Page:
• $9 billion in consumer home energy rebate programs, focused on low-income consumers, to electrify home appliances and for energy efficient retrofits.
  • 10 years of consumer tax credits to make homes energy efficient and run on clean energy, improving the affordability of heat pumps, rooftop solar, electric HVAC and water heaters

For Manufacturers/Utilities/Companies:

  • $30 billion into production tax credits to accelerate U.S. manufacturing of solar panels, wind turbines, batteries, and critical minerals processing (New Advanced Manufacturing PTC, Section 45X)
  • $10 billion investment tax credit to build clean technology manufacturing facilities, like facilities that make electric vehicles, wind turbines and solar panels (Advanced Energy Project Credit Section 48C)
  • 30% tech-neutral investment tax credit for most renewable energy projects, with additional 10% bonuses for projects located in energy communities or tribal land (New Clean Electricity Investment Tax Credit, Section 48E)
  • 40% investment tax credit for solar or wind projects located in low-income communities or tribal land; 20% for facilities part of low-income residential housing or low-income economic benefit projects. (Energy Credit for Solar and Wind in Low-Income Communities)

In addition to the billions given in tax credits, the IRA includes multiple grant and loan programs. The most notable of these are include:

  • $30 billion in targeted grant and loan programs for states and utilities to accelerate transition to clean energy and clean fuels
  • $27 billion clean energy technology accelerator to support deployment of technology to reduce emissions, especially in disadvantaged communities
  • $4.3 billion through 2031 for grants from DOE to states and tribes to implement a high-efficiency electric home rebate program (High-Efficiency Electric Home Rebate Program)
  • $2 billion in grants to retool auto manufacturing facilities to produce clean vehicles; ensuring that they stay in communities that depend on them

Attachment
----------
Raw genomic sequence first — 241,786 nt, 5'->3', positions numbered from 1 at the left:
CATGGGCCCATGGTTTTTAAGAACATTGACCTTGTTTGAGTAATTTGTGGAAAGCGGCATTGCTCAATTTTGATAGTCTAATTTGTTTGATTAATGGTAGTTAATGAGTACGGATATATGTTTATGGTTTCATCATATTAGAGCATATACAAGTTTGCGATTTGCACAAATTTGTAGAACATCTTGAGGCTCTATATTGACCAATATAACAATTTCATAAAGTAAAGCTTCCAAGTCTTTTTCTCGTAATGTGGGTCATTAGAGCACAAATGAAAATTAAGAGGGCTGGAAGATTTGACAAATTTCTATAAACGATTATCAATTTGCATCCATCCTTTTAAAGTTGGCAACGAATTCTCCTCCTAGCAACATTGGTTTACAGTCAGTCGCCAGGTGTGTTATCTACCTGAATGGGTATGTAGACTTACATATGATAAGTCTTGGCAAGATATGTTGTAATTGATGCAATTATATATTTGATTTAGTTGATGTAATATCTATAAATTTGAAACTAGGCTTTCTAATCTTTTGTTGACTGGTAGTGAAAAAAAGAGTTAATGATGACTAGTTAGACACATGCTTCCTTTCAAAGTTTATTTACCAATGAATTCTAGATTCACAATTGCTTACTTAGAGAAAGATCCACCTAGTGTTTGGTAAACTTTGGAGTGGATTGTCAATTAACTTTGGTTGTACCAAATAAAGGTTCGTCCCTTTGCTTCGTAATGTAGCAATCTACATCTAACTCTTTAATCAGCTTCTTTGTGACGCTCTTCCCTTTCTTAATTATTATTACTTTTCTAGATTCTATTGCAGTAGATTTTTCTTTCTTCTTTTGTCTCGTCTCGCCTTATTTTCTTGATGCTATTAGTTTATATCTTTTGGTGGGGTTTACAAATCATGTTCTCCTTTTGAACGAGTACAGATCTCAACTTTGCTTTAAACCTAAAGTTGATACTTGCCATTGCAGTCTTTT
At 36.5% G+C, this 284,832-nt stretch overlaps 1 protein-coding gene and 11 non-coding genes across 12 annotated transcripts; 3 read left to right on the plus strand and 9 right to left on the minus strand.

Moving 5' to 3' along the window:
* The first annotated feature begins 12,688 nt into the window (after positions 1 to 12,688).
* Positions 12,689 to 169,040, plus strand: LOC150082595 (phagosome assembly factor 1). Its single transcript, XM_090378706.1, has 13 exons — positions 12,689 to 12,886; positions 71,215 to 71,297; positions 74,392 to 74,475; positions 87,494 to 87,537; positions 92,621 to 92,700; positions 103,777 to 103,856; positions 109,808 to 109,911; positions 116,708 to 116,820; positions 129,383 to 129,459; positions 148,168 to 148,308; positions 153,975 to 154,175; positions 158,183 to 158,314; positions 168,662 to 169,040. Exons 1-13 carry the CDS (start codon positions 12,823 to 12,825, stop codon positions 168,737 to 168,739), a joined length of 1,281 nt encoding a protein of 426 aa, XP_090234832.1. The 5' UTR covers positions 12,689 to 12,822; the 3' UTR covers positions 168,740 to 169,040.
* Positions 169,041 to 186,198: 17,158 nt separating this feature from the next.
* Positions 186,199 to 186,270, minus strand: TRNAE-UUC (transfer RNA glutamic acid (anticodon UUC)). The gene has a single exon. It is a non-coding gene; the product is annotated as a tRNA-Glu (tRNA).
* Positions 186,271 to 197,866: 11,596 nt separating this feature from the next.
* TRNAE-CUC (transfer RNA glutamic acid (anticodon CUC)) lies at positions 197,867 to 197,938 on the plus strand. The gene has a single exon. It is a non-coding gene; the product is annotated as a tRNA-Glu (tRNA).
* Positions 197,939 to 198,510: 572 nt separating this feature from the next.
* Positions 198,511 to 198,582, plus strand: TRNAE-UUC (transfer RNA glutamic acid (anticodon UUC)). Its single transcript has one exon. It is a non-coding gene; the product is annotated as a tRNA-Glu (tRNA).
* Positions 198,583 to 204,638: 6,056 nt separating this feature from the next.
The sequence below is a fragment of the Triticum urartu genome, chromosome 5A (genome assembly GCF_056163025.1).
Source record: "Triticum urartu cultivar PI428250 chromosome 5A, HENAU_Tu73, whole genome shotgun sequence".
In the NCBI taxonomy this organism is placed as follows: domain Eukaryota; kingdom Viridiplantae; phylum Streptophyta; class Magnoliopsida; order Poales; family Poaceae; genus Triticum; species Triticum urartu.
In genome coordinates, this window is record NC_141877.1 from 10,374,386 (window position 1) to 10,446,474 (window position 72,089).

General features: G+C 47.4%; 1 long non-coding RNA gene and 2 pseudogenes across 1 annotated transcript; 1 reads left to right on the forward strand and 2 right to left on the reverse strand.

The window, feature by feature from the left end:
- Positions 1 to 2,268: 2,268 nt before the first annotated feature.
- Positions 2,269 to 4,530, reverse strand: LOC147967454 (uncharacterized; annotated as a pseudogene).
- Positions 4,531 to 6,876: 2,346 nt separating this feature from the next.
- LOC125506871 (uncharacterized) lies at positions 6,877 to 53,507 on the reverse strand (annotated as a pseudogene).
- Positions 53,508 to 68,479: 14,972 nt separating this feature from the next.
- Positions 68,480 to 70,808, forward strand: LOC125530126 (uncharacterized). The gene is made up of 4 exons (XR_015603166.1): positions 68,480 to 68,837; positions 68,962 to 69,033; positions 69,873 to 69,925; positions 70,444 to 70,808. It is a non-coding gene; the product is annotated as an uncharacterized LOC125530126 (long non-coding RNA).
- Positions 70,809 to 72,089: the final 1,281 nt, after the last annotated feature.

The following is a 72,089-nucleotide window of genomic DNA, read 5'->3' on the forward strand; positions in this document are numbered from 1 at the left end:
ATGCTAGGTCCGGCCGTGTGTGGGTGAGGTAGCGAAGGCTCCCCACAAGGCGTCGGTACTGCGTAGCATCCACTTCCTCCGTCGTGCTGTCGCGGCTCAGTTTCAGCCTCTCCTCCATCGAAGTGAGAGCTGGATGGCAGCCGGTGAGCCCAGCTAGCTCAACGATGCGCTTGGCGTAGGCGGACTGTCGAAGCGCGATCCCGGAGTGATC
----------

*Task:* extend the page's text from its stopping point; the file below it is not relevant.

• $1 billion for grants and rebates up to 100% of costs for clean heavy-duty vehicles and associated services, with $400 million specifically for communities in “nonattainment areas” (Clean Heavy Duty Vehicles Program)

With billions of dollars invested into projects and grants, the Inflation Reduction Act represents an unprecedented opportunity to effect the massive structural and systemic change needed to implement clean energy nationwide. As a nationwide leader in the green transition and home to over 370,000 clean energy jobs, the six New England states and New York are uniquely positioned to take the fullest advantage of the fruits of this law. Given such a comprehensive law as the IRA, it will be extremely important to be aware of its programs and keep track of how funds get distributed. Only through education, close monitoring, and, when needed, advocacy, can one be truly assured of the IRA’s success in lifting all stakeholders in America’s equitable and sustainable clean energy future.

NECEC will be working with our members and partners to ensure that the clean energy community in the northeast is aware of federal opportunities and poised to take advantage of them as the IRA is rolled out through the U.S. Department of Energy, the U.S. Environmental Protection Agency and other federal offices.